Granted, my sewing skills were still pretty limited at this point, so the only part of the costume that involved any sewing was the skirt – but my thrift store skills were epic even at the tender age of fifteen, and I managed to get everything else I needed to put together that costume – gloves, pretty red heels, and a floofy petticoat. Sure, the crown and brooch were made out of construction paper, and my wig was a cheap one from Spencer’s that smelled horrible, but dangit, I was Princess Toadstool, and I was happy.
And no, I’m not talking about Pokemon here, heheh.
One of the things I’ve noticed as an emphatic collector of things that relate to my most loved fandoms is that my collections tend to evolve, especially the longer I end up in the fandom. When I’m building my collection, I tend to buy anything and everything relating to my favorite show or game. Sailor Moon hairbrushes? Sure, I’ll buy six! Twilight Sparkle toothbrush holder? This would be amazing in my bathroom! Princess Peach change purse? Doubt I’ll ever use it, but Princess Peach stuff is so freaking rare that I’ll buy anything I see with her face on it! Toothless coin bank? You’re coming home with me, buddy. Anything with a scooter on it? I MUST HAVE IT. And so on.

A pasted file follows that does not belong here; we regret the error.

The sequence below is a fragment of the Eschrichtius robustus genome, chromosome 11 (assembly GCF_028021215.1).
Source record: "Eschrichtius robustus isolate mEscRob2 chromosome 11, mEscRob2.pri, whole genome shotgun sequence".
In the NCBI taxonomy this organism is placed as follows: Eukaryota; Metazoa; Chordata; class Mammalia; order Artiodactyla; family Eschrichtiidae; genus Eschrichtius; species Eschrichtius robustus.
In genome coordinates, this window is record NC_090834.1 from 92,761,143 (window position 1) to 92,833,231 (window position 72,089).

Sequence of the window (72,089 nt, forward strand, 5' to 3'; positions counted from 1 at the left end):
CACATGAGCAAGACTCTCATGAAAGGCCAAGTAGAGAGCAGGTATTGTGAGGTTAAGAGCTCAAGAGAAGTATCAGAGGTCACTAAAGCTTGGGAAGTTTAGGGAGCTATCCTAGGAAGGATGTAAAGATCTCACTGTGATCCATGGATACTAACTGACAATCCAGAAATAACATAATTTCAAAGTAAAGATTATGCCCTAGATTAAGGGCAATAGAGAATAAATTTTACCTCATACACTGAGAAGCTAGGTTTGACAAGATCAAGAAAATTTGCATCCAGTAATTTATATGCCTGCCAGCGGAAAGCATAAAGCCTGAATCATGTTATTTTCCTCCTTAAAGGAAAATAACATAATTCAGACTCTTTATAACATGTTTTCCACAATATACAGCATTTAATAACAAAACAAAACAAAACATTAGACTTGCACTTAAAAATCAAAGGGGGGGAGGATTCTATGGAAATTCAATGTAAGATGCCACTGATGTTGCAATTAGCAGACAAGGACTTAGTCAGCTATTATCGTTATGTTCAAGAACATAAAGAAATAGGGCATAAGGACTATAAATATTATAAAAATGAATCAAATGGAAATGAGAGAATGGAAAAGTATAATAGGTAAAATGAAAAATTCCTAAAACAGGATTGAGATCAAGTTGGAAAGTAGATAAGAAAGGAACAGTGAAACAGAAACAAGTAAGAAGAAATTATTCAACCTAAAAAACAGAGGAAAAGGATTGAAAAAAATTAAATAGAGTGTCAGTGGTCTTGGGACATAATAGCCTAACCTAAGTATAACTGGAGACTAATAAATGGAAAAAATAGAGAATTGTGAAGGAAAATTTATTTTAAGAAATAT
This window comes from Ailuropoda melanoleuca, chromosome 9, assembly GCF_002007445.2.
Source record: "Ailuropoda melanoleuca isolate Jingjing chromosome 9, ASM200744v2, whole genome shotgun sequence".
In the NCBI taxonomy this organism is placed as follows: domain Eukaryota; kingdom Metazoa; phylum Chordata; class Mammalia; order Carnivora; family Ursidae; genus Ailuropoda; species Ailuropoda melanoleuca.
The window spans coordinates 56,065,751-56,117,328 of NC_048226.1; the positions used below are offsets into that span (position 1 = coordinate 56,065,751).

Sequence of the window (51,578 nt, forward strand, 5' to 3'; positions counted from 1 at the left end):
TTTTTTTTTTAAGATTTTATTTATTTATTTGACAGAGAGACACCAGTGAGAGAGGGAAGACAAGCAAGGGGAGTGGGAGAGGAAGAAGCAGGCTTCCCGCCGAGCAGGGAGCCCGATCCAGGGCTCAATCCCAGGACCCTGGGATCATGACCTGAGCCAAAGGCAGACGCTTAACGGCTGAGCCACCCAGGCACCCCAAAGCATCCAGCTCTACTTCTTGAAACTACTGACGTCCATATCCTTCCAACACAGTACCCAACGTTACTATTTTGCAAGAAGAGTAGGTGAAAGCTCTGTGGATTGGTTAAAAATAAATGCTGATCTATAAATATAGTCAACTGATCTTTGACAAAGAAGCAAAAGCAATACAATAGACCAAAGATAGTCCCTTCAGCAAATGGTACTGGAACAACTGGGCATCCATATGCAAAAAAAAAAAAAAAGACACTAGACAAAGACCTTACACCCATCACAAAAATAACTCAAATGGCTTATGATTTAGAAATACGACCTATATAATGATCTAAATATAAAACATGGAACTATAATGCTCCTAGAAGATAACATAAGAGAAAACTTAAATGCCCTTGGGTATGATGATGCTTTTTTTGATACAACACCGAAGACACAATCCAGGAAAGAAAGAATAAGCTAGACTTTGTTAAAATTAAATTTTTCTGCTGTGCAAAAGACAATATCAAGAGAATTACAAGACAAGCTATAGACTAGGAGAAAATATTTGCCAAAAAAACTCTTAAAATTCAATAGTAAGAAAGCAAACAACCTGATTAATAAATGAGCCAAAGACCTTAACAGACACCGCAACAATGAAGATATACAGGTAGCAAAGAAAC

But after a while, I get overwhelmed with the largeness of my collection. At one point, I must have had about fifty little brushable My Little Ponies. And my Sailor Moon collection, back in its heyday, was absolutely ridiculous. I had such silly things like a Sailor Moon birthday party set – cups, plates, etcetera – still in its original packaging. And six Sailor Moon hair brushes. I’ve got a couple pictures below of the Sailor Moon collection, circa 2005, along with other assorted anime goodies – forgive the quality, the photos were taken on a digital camera that was old in 2005…
There are some of those hairbrushes I was talking about…
Another hairbrush! I still have most of those plushies.
There’s the birthday party set. I don’t think I ever used it…
And some mini Sailor Moon dolls. I still have Luna!
I also used to own a Princess Toadstool cookie jar. (Oh, the stories I could tell about wanting that silly cookie jar, and my excitement when I finally got it…)
And don’t even get me started on the My Little Pony collection…